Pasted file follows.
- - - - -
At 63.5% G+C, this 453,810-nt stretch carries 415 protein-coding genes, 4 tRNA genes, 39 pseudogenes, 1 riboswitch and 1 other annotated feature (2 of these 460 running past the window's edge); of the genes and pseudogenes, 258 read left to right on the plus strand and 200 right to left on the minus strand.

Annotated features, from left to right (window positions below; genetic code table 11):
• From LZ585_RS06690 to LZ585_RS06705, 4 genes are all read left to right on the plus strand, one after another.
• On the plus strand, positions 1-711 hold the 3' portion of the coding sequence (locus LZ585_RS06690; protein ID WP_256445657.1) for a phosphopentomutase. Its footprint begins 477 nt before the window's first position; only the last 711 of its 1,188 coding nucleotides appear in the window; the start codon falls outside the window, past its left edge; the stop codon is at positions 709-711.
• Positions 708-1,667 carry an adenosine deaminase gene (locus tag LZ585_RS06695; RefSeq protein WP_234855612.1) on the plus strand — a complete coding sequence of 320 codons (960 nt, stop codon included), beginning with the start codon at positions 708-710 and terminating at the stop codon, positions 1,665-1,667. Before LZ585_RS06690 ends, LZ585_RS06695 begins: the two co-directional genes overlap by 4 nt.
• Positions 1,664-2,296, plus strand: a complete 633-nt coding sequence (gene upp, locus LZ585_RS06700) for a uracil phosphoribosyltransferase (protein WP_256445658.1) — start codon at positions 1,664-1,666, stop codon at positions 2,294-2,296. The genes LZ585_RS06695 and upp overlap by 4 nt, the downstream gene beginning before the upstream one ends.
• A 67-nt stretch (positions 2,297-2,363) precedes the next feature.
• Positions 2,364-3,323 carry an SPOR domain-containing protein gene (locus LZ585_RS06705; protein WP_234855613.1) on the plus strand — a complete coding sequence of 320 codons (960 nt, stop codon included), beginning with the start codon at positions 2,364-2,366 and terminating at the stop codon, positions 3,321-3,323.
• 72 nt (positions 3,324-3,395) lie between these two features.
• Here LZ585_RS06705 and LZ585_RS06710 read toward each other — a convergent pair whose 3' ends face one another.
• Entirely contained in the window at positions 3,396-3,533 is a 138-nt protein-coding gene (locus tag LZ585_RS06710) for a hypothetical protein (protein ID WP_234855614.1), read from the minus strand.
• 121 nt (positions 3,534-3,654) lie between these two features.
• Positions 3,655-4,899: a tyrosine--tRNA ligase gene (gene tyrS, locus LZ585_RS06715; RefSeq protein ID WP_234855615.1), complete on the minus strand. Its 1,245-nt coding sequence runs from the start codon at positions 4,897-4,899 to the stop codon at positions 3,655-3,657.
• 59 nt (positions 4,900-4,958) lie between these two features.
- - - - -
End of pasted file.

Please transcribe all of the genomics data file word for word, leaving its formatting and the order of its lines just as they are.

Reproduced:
At 63.5% G+C, this 453,810-nt stretch carries 415 protein-coding genes, 4 tRNA genes, 39 pseudogenes, 1 riboswitch and 1 other annotated feature (2 of these 460 running past the window's edge); of the genes and pseudogenes, 258 read left to right on the plus strand and 200 right to left on the minus strand.

Annotated features, from left to right (window positions below; genetic code table 11):
• From LZ585_RS06690 to LZ585_RS06705, 4 genes are all read left to right on the plus strand, one after another.
• On the plus strand, positions 1-711 hold the 3' portion of the coding sequence (locus LZ585_RS06690; protein ID WP_256445657.1) for a phosphopentomutase. Its footprint begins 477 nt before the window's first position; only the last 711 of its 1,188 coding nucleotides appear in the window; the start codon falls outside the window, past its left edge; the stop codon is at positions 709-711.
• Positions 708-1,667 carry an adenosine deaminase gene (locus tag LZ585_RS06695; RefSeq protein WP_234855612.1) on the plus strand — a complete coding sequence of 320 codons (960 nt, stop codon included), beginning with the start codon at positions 708-710 and terminating at the stop codon, positions 1,665-1,667. Before LZ585_RS06690 ends, LZ585_RS06695 begins: the two co-directional genes overlap by 4 nt.
• Positions 1,664-2,296, plus strand: a complete 633-nt coding sequence (gene upp, locus LZ585_RS06700) for a uracil phosphoribosyltransferase (protein WP_256445658.1) — start codon at positions 1,664-1,666, stop codon at positions 2,294-2,296. The genes LZ585_RS06695 and upp overlap by 4 nt, the downstream gene beginning before the upstream one ends.
• A 67-nt stretch (positions 2,297-2,363) precedes the next feature.
• Positions 2,364-3,323 carry an SPOR domain-containing protein gene (locus LZ585_RS06705; protein WP_234855613.1) on the plus strand — a complete coding sequence of 320 codons (960 nt, stop codon included), beginning with the start codon at positions 2,364-2,366 and terminating at the stop codon, positions 3,321-3,323.
• 72 nt (positions 3,324-3,395) lie between these two features.
• Here LZ585_RS06705 and LZ585_RS06710 read toward each other — a convergent pair whose 3' ends face one another.
• Entirely contained in the window at positions 3,396-3,533 is a 138-nt protein-coding gene (locus tag LZ585_RS06710) for a hypothetical protein (protein ID WP_234855614.1), read from the minus strand.
• 121 nt (positions 3,534-3,654) lie between these two features.
• Positions 3,655-4,899: a tyrosine--tRNA ligase gene (gene tyrS, locus LZ585_RS06715; RefSeq protein ID WP_234855615.1), complete on the minus strand. Its 1,245-nt coding sequence runs from the start codon at positions 4,897-4,899 to the stop codon at positions 3,655-3,657.
• 59 nt (positions 4,900-4,958) lie between these two features.